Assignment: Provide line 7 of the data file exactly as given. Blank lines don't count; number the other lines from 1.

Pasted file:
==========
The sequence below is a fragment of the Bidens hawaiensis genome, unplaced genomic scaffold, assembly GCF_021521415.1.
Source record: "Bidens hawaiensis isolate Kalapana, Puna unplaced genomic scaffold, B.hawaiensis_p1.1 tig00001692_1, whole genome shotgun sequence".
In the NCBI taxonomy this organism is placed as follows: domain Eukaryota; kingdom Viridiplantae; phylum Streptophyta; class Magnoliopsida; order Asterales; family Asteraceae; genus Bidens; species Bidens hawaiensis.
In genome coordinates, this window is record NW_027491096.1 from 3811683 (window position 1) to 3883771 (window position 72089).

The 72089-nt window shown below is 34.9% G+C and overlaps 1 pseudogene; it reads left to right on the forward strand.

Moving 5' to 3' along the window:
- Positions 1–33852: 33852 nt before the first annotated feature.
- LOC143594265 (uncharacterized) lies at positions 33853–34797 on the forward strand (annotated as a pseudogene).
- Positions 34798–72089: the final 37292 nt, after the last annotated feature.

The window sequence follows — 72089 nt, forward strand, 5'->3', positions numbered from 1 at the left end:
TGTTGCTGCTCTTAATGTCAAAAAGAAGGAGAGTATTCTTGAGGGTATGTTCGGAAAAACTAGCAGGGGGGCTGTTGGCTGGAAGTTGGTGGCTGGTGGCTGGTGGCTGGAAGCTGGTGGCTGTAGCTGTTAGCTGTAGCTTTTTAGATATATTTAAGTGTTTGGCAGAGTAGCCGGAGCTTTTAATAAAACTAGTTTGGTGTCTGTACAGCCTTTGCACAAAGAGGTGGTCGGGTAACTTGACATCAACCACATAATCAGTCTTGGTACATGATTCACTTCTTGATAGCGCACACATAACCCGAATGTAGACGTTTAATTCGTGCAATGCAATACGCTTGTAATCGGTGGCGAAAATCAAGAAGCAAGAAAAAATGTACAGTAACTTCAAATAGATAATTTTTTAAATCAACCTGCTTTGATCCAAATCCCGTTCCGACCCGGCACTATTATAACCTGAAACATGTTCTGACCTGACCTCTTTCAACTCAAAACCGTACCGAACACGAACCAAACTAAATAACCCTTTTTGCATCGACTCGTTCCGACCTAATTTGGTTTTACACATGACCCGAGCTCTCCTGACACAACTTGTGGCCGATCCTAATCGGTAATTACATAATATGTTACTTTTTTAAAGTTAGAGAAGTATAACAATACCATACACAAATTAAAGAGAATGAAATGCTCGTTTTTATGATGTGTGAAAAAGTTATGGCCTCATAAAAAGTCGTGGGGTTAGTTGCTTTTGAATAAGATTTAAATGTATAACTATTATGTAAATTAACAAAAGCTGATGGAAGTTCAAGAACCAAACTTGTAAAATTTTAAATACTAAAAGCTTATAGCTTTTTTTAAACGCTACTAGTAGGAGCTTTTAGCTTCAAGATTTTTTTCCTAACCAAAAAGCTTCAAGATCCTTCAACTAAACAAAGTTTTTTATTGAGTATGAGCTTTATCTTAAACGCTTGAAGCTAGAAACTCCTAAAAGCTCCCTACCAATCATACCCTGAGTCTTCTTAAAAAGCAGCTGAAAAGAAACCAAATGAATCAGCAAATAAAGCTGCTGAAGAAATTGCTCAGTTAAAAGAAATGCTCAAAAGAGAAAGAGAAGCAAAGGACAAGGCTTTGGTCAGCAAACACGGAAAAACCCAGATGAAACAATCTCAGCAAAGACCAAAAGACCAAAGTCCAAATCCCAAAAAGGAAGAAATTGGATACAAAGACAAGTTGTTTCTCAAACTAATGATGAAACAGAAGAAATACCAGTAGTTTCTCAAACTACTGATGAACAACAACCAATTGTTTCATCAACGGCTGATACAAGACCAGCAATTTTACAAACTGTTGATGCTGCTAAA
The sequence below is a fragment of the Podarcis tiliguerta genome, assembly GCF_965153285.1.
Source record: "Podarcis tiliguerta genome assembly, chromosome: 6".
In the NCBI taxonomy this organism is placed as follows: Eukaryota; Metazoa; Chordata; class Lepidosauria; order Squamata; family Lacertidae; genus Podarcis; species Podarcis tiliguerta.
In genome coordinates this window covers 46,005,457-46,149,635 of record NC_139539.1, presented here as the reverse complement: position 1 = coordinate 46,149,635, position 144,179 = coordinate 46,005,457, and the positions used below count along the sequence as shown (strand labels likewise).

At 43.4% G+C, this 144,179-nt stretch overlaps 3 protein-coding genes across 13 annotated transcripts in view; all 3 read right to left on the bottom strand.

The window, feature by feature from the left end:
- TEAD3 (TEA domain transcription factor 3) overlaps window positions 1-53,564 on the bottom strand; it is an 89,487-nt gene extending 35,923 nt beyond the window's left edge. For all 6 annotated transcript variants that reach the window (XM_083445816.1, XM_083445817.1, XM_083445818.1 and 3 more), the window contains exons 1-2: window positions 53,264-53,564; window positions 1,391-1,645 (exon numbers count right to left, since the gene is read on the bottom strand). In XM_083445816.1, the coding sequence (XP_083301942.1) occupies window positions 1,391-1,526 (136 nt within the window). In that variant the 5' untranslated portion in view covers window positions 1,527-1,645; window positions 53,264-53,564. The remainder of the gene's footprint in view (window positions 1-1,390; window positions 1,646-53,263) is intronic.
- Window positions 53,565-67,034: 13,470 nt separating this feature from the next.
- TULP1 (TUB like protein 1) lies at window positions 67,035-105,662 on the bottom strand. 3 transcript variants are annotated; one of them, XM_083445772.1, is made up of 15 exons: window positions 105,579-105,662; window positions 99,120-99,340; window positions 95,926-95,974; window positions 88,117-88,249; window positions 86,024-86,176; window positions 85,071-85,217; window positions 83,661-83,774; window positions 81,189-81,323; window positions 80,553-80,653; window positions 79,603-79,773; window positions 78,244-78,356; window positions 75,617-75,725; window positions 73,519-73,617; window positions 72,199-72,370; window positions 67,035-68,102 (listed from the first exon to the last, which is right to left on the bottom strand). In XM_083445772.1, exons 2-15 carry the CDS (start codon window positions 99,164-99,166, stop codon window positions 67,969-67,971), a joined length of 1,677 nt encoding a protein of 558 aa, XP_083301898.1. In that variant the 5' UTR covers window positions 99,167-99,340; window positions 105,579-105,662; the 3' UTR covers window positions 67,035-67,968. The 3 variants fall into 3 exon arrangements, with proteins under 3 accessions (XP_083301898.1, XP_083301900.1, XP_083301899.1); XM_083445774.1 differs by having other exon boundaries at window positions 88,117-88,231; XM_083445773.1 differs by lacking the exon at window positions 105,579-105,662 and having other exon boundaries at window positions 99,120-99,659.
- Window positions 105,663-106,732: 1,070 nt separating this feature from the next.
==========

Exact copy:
- Positions 1–33852: 33852 nt before the first annotated feature.